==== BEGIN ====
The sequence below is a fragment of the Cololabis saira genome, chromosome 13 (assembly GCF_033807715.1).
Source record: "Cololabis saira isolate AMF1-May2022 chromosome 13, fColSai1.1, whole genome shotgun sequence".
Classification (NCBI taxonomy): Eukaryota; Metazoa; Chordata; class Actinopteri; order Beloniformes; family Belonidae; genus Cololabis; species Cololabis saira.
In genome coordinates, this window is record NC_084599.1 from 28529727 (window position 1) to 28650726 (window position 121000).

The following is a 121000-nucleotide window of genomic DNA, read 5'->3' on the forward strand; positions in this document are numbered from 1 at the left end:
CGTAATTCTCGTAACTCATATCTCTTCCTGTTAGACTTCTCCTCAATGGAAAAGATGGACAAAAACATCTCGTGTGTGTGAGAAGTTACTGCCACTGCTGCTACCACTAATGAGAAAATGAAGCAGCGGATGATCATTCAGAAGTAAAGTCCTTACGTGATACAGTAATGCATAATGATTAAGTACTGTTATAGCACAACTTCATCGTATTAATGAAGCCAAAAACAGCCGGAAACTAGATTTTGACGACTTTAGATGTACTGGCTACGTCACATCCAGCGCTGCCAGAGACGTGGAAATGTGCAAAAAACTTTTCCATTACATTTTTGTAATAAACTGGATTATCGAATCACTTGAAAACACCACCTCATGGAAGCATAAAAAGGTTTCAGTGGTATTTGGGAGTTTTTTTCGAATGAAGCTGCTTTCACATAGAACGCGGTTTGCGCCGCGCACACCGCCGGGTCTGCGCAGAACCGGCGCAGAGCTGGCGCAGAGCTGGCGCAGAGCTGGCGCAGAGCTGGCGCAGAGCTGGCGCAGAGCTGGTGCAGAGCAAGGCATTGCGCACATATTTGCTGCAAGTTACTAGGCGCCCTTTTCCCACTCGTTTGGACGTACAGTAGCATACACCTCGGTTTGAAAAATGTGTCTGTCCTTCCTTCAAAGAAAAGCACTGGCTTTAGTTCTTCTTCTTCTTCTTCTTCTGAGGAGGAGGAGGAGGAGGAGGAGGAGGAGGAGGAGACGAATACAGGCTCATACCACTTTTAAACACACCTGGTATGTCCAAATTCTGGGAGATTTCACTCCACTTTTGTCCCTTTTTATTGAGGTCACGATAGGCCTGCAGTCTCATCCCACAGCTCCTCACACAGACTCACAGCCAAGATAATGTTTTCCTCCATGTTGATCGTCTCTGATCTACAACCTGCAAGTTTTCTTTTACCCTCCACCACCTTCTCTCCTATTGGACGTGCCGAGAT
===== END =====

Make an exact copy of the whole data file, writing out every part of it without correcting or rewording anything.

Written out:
The sequence below is a fragment of the Cololabis saira genome, chromosome 13 (assembly GCF_033807715.1).
Source record: "Cololabis saira isolate AMF1-May2022 chromosome 13, fColSai1.1, whole genome shotgun sequence".
Classification (NCBI taxonomy): Eukaryota; Metazoa; Chordata; class Actinopteri; order Beloniformes; family Belonidae; genus Cololabis; species Cololabis saira.
In genome coordinates, this window is record NC_084599.1 from 28529727 (window position 1) to 28650726 (window position 121000).

The following is a 121000-nucleotide window of genomic DNA, read 5'->3' on the forward strand; positions in this document are numbered from 1 at the left end:
CGTAATTCTCGTAACTCATATCTCTTCCTGTTAGACTTCTCCTCAATGGAAAAGATGGACAAAAACATCTCGTGTGTGTGAGAAGTTACTGCCACTGCTGCTACCACTAATGAGAAAATGAAGCAGCGGATGATCATTCAGAAGTAAAGTCCTTACGTGATACAGTAATGCATAATGATTAAGTACTGTTATAGCACAACTTCATCGTATTAATGAAGCCAAAAACAGCCGGAAACTAGATTTTGACGACTTTAGATGTACTGGCTACGTCACATCCAGCGCTGCCAGAGACGTGGAAATGTGCAAAAAACTTTTCCATTACATTTTTGTAATAAACTGGATTATCGAATCACTTGAAAACACCACCTCATGGAAGCATAAAAAGGTTTCAGTGGTATTTGGGAGTTTTTTTCGAATGAAGCTGCTTTCACATAGAACGCGGTTTGCGCCGCGCACACCGCCGGGTCTGCGCAGAACCGGCGCAGAGCTGGCGCAGAGCTGGCGCAGAGCTGGCGCAGAGCTGGCGCAGAGCTGGCGCAGAGCTGGTGCAGAGCAAGGCATTGCGCACATATTTGCTGCAAGTTACTAGGCGCCCTTTTCCCACTCGTTTGGACGTACAGTAGCATACACCTCGGTTTGAAAAATGTGTCTGTCCTTCCTTCAAAGAAAAGCACTGGCTTTAGTTCTTCTTCTTCTTCTTCTTCTGAGGAGGAGGAGGAGGAGGAGGAGGAGGAGGAGGAGACGAATACAGGCTCATACCACTTTTAAACACACCTGGTATGTCCAAATTCTGGGAGATTTCACTCCACTTTTGTCCCTTTTTATTGAGGTCACGATAGGCCTGCAGTCTCATCCCACAGCTCCTCACACAGACTCACAGCCAAGATAATGTTTTCCTCCATGTTGATCGTCTCTGATCTACAACCTGCAAGTTTTCTTTTACCCTCCACCACCTTCTCTCCTATTGGACGTGCCGAGAT